Finally, to execute that build script (i.e. the Windows batch file), I have declared an External Tool in Eclipse. This functionality in Eclipse is very useful, but seemingly not so well-known. You can create a launch configuration for an external tool ('external' means usually a separate process, but the file may be located inside the workspace, as it is in our case) and then have the launch configuration settings written into a workspace file. Mine is in the Haskell server exectuable - win32.launch file that you can see in the build folder in the screenshot above. You can configure it on the dialog that you get from the menu Run > External Tools > External Tools ....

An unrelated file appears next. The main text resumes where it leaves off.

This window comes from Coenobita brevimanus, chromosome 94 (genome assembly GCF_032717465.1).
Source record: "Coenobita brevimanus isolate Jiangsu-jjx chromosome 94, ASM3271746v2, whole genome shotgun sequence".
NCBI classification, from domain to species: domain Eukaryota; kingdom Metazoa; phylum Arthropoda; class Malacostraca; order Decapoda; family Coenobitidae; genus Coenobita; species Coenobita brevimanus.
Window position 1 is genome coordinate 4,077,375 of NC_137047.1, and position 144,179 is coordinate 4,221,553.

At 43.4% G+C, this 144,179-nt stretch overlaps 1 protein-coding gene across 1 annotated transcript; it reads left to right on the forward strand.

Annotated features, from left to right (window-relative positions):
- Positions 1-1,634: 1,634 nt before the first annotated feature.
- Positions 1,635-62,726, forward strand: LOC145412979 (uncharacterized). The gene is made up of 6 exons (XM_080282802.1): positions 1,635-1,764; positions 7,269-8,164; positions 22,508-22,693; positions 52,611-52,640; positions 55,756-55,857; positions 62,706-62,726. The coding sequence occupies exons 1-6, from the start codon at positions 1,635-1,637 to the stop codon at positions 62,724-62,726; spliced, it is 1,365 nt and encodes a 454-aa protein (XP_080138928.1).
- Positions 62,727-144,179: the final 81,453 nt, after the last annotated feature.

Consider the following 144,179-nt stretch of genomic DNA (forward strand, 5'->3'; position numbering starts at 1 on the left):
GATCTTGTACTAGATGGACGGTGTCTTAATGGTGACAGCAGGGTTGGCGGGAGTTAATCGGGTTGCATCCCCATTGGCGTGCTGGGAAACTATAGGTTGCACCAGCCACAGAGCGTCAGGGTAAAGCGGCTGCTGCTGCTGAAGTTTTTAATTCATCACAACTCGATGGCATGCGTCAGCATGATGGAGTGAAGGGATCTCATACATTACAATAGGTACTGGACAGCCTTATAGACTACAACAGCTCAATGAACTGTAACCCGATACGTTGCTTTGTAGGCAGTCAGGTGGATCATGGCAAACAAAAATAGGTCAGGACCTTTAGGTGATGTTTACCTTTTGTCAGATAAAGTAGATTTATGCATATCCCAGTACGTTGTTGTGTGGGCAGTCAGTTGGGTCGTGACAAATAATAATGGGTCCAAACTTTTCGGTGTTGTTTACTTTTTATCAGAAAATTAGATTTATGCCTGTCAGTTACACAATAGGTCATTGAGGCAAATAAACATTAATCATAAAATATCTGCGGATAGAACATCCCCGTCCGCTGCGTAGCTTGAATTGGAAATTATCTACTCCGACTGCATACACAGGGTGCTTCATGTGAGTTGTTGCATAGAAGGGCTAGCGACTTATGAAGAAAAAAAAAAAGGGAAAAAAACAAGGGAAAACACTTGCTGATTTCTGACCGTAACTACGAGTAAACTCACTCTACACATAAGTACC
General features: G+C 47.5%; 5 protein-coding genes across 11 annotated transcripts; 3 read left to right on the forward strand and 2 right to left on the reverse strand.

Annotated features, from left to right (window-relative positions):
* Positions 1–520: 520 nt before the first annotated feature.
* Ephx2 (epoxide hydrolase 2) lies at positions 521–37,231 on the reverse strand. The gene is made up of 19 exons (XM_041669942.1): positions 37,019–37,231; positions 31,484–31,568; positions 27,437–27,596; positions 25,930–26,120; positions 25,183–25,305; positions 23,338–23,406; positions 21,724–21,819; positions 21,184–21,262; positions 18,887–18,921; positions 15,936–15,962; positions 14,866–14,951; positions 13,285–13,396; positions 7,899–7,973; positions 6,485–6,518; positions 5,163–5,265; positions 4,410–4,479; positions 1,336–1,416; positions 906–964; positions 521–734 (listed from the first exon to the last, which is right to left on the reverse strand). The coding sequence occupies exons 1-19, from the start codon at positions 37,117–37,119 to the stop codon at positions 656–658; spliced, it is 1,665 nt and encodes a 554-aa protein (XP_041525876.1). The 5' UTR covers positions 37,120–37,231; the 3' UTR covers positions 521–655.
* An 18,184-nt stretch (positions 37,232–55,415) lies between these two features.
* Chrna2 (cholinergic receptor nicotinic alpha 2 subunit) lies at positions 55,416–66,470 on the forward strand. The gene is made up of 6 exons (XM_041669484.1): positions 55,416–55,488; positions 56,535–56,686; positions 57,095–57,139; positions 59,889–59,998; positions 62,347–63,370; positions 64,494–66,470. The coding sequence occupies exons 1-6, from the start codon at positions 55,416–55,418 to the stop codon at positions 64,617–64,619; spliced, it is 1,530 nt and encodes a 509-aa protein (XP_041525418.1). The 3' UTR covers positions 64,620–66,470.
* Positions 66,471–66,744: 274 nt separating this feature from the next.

You can see here that I have just declared the batch file as the executable and the folder which contains it as the working directory. In addition, it is very helpful to specify, on the Refresh tab, that the entire project should be refreshed automatically after the tool has run.

Finally, on the Common tab you can specify a location where the launch configuration settings should be stored.

Now that we have the launch configuration we can simply run it from the menu or from the global Eclipse toolbar (look out for the 'External Tools' button). What's even better, we can also register the External Tool launch configuration as a builder on the Eclipse project that contains the sources, so that it is automatically triggered when these sources change. (But that is left as an exercise to the reader ;-).